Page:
29 Mar 2021
A tribunal has reprimanded a Queensland general practitioner and imposed conditions on his registration for professional misconduct after he inappropriately prescribed performance enhancing medications to nine patients over a seven-year period.
The Medical Board of Australia (the Board) referred Dr Craig McCombe to the Queensland Civil and Administrative Tribunal, alleging he inappropriately prescribed performance enhancing and mitigation medications relating to body building to seven male and two female patients, aged between 21 and 38. Though the allegations dated from 2011 to 2018, they primarily concerned prescribing for four patients between 2016 and 2018. It was alleged Dr McCombe’s record keeping and documentation were also inappropriate.
The tribunal heard Dr McCombe provided a prescription in 2011 for Arimidex, ordinarily prescribed as a treatment for breast cancer but known to be taken by bodybuilders to reduce the side effects of anabolic steroids. The drug lowers estrogen levels in the body. He also issued two prescriptions in 2012 and 2015 for Tamoxifen, another breast cancer medication known to be used by bodybuilders to inhibit estrogen and increase testosterone.
The Board filed an amended referral in June 2020, with the parties largely agreeing on the facts of the matter and the nature of the conduct, but disagreeing on the number of conditions and appropriate period of suspension. The Board sought a six-month suspension while counsel for Dr McCombe argued a shorter suspension period was more appropriate.
In its orders dated 9 December 2020, the tribunal found Dr McCombe had behaved in a way that constituted professional misconduct, noting he inappropriately prescribed the medications in circumstances where he was aware the patients were seeking them for body building or performance enhancing purposes. Further, the tribunal found Dr McCombe did not maintain sufficient patient records. In doing so, Dr McCombe breached a number of sections of Good medical practice: a code of conduct for doctors in Australia.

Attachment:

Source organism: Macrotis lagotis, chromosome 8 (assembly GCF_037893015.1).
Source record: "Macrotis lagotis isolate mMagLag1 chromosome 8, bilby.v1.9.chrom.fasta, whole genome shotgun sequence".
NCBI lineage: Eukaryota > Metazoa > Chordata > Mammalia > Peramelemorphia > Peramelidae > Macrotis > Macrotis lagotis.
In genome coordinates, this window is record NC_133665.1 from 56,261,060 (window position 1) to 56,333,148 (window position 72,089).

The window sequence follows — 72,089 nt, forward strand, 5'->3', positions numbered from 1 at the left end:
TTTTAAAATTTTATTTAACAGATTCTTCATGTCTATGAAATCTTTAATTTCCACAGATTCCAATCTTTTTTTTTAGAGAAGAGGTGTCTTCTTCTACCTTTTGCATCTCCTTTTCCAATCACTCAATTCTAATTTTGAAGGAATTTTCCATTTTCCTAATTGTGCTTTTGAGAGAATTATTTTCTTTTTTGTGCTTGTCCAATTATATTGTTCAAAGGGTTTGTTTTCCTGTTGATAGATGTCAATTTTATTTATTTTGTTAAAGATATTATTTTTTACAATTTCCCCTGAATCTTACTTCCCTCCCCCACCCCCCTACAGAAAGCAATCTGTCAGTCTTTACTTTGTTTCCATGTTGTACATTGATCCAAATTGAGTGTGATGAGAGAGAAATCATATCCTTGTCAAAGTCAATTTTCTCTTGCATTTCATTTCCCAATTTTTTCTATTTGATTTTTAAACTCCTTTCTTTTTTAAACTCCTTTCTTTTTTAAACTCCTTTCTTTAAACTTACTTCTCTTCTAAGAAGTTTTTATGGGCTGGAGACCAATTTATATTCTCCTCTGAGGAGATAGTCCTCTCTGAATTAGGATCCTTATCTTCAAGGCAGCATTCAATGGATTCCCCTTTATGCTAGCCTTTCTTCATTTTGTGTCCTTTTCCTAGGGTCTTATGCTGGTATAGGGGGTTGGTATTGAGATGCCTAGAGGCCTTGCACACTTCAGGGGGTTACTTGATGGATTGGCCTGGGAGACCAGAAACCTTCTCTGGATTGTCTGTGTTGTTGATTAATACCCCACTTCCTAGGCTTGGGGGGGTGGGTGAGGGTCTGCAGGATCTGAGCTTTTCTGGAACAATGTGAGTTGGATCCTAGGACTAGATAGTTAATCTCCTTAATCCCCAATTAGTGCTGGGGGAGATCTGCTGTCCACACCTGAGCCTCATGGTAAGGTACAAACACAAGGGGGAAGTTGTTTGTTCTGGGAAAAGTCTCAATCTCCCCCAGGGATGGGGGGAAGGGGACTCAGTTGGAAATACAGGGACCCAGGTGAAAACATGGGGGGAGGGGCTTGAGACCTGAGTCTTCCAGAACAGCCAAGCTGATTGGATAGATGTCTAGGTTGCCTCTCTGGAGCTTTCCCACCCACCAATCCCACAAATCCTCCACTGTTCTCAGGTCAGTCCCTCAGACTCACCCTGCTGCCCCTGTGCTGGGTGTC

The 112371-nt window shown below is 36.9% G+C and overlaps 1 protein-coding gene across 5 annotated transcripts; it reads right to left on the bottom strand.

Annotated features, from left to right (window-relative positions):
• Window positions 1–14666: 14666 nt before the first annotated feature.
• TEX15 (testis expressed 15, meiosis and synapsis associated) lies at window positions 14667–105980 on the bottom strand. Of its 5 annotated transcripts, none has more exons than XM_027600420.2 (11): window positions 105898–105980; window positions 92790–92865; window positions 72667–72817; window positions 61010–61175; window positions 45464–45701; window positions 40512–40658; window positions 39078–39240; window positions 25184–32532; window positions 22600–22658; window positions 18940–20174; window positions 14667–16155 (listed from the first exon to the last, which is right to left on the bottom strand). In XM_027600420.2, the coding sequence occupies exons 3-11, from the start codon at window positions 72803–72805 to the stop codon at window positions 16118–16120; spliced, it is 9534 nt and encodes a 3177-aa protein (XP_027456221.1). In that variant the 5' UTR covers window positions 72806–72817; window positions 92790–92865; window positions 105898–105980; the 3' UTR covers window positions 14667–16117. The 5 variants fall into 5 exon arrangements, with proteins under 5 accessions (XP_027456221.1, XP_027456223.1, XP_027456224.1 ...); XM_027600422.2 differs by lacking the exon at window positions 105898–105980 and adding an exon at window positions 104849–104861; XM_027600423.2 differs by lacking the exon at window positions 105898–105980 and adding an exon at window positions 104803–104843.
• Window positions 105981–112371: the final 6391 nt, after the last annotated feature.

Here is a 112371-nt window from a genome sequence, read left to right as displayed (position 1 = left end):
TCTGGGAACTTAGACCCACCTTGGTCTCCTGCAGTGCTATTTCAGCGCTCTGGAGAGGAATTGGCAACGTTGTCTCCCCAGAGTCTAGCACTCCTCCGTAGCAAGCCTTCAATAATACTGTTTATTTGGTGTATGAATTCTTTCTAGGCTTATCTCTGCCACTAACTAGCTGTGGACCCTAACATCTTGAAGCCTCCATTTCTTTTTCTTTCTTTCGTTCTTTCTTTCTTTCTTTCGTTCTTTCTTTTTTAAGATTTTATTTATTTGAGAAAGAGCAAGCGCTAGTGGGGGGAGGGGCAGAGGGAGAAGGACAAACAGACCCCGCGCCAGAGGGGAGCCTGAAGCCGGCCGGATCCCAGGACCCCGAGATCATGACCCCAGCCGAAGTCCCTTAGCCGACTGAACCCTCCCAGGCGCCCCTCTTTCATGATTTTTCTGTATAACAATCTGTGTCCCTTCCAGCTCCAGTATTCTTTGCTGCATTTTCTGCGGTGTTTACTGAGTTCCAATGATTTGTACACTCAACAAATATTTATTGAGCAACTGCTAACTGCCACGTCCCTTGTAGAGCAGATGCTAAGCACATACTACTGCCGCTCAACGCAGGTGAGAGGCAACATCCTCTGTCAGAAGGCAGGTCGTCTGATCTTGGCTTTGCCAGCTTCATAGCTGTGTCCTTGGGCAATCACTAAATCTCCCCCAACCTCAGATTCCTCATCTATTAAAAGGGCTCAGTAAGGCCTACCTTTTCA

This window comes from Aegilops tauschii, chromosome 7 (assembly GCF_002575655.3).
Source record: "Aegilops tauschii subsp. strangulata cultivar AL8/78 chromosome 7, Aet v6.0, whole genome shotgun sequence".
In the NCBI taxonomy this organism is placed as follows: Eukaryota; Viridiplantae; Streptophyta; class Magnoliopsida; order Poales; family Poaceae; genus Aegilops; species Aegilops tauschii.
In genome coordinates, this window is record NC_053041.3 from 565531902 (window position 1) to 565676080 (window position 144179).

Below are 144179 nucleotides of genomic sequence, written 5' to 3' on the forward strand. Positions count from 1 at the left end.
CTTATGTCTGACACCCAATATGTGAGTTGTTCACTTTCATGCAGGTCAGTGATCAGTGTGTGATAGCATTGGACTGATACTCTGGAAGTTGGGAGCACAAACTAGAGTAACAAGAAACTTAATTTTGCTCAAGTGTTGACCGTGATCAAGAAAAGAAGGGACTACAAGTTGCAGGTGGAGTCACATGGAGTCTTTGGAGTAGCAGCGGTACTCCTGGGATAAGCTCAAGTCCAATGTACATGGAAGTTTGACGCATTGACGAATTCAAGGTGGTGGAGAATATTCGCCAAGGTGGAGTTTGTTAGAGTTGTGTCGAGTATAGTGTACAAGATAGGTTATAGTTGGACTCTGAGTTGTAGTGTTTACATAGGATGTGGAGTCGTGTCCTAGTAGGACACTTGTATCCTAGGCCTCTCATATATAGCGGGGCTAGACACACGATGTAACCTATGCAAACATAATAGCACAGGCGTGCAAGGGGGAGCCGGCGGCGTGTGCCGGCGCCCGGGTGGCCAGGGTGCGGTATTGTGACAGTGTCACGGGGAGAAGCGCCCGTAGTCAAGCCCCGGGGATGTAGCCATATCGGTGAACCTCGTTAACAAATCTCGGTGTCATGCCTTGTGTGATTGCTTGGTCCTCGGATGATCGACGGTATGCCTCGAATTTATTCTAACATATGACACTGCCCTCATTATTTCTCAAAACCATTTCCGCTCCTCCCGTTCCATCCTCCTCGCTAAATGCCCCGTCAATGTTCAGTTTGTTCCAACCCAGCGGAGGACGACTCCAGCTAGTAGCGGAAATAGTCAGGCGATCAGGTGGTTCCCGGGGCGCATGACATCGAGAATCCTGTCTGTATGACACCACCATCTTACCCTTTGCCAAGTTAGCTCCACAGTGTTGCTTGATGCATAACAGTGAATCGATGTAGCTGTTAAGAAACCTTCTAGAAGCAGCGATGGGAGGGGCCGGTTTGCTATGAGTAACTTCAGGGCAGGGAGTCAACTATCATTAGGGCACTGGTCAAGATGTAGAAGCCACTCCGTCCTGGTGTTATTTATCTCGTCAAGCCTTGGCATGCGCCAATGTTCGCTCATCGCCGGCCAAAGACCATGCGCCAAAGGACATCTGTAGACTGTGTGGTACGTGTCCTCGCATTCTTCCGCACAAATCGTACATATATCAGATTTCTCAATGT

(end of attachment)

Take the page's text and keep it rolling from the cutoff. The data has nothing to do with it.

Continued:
The tribunal ordered that Dr McCombe be reprimanded and have conditions imposed on his registration. The conditions require Board approval for each place of practice and prohibit his access to certain medications related to those he prescribed inappropriately. The affected medications include but are not limited to androgenic anabolic steroids, human growth hormone and anti-estrogenic medications. The Board will review the conditions after 12 months.
Though the tribunal noted the seriousness of his conduct, it opted not to suspend Dr McCombe’s registration due to the, ‘exceptional efforts made by the respondent to demonstrate his remorse and insight.’ The tribunal took into account Dr McCombe’s early admissions about his inappropriate prescribing and prior to the hearing had undertaken education and mentoring initiatives, altered his practise of medicine to mitigate the risk to patients and had undergone two audits of his medical practice at his own expense.
Each party was required to bear their own costs of the proceedings.
The tribunal's decision was published on the AustLII website on 22 February 2021.